Stasi investigator to curate German pavilion at Venice Biennale | Arts | DW | 17.08.2017
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Stasi investigator to curate German pavilion at Venice Biennale

She investigated the crimes of the East German secret police for a decade. Now Marianne Birthler and architecture firm Graft are set to "unbuild walls" at the German pavilion in Venice next year.

Marianne Birthler, a German politician from The Greens party who was tasked with investigating Stasi crimes in former East Germany from 2000-2011, has teamed up with Berlin architecture firm Graft to curate the German pavilion at the 2018 Venice Architecture Bienniale.

It was announced Wednesday that the team would propose a concept that addresses Germany's divided history. "Unbuilding walls," as their application was called, won over the jury charged with selecting the next curator.

Read more: From God to the Stasi, how we respond to being watched

"Beginning with a look back at Germany's history with the Wall and the time afterward, the concept uses examples from architecture and urban spaces to grapple with separation and coming together," said German Secretary of Housing and Urban Development Barbara Hendricks.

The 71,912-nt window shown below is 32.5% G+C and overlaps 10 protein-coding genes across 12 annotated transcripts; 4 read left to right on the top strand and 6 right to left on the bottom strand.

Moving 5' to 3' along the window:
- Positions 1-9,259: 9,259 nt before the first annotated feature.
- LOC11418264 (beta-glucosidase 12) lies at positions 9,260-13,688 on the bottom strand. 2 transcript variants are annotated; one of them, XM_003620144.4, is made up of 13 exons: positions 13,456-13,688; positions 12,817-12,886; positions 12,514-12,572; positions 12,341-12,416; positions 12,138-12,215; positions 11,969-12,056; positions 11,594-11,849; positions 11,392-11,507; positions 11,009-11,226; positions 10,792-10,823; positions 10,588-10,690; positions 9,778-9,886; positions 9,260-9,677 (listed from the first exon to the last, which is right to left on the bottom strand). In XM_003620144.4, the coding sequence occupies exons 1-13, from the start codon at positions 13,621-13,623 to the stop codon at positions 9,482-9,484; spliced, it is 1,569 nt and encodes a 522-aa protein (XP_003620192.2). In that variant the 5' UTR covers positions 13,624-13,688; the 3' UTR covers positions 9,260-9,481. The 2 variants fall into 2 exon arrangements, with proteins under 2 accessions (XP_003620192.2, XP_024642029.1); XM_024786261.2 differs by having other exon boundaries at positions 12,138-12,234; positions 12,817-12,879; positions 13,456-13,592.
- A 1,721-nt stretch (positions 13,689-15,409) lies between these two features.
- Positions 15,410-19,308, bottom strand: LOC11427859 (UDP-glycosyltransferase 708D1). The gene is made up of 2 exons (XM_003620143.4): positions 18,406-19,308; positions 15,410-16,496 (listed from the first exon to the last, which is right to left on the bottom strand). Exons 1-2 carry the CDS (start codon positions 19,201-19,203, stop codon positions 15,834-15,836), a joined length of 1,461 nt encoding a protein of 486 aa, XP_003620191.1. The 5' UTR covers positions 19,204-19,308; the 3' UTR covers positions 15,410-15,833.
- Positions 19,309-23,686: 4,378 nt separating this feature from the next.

"With it, the German entry is a response to the forthcoming Biennale's motto of 'Freespace.'"

People walking through the German pavilion in Venice in 2016 (Getty Images/AFP/V. Pinto)

The German pavilion in 2016 was a timely take on the country's open-door policy for refugees

A detailed version of the winning concept, created with the Graft team represented by Lars Krückeberg, Wolfram Putz and Thomas Willemeit, will be on display at the beginning of 2018.

Former Stasi records commissioner

A politician with roots in former East Germany, Marianne Birthler has been a prominent human rights activist for decades. A member of The Greens party, Birthler started her career in politics in 1990, just as the country was being reunited.

Prior to the fall of the Berlin Wall, she was a vocal opposition leader whose words spoken at the Alexanderplatz Demonstration on November 4, 1989 have been memorialized at the German History Museum.

Read more: Biennale: Venice celebrates freedom of art

"It is good to fight for freedom of expression, freedom of movement, a better functioning economy and a new education system. All of this is bitterly necessary," she told demonstrators five days before the Wall came down.

Birthler's knowledge of the former East and role as an activist led to her selection for the role of Federal Commissioner for the Records of the State Security Service of the former German Democratic Republic (BtSU). In that role, Birthler was responsible for the safekeeping and securing of the archives at the Stasi Records Agency, which stores the documents left behind by the former East Germany's Ministry of State Security, the secret police and intelligence organization.

ct/kbm (dpa, kna)

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